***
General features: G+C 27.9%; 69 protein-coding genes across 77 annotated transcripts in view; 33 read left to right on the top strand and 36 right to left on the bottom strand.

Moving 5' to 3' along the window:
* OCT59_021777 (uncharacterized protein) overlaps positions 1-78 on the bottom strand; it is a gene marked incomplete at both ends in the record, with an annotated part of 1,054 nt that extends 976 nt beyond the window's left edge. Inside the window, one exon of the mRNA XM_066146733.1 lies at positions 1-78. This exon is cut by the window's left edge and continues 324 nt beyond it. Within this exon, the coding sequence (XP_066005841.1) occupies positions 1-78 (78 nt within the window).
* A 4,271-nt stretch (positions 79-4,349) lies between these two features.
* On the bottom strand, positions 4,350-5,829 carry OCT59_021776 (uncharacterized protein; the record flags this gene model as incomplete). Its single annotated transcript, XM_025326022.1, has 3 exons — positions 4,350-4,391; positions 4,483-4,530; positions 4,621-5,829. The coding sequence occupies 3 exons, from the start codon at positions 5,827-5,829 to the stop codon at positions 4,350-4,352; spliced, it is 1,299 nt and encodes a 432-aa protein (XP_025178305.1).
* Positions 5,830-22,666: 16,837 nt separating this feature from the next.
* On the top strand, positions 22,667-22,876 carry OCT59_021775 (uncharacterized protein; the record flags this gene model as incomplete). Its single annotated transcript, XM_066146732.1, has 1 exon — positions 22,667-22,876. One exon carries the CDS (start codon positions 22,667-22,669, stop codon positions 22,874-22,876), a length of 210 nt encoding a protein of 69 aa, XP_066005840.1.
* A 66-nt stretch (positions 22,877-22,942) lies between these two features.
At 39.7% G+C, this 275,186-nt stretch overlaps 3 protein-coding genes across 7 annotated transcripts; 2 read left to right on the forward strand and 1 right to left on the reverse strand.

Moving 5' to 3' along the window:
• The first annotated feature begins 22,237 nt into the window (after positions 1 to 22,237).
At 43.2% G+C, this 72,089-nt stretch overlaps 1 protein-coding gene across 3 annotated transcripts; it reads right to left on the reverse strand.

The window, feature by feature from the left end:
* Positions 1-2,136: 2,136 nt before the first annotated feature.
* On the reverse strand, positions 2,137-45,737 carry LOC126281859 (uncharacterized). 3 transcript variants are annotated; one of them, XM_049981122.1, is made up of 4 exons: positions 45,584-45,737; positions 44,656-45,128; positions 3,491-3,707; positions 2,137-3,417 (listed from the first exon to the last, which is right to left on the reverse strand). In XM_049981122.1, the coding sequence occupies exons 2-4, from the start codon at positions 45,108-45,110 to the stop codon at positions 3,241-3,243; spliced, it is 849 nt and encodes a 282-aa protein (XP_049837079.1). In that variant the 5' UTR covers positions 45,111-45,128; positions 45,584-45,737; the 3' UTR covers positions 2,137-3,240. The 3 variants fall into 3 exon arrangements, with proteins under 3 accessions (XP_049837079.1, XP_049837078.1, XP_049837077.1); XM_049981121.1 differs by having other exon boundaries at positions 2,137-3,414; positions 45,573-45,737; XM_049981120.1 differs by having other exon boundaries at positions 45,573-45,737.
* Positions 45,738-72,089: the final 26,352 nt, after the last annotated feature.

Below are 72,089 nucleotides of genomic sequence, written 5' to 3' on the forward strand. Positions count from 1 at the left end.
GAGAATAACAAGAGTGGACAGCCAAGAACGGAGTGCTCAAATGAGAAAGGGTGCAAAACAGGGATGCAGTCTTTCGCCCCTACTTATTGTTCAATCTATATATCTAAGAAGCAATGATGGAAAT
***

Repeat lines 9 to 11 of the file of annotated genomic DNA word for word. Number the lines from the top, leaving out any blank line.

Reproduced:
At 39.7% G+C, this 275,186-nt stretch overlaps 3 protein-coding genes across 7 annotated transcripts; 2 read left to right on the forward strand and 1 right to left on the reverse strand.

Moving 5' to 3' along the window:
• The first annotated feature begins 22,237 nt into the window (after positions 1 to 22,237).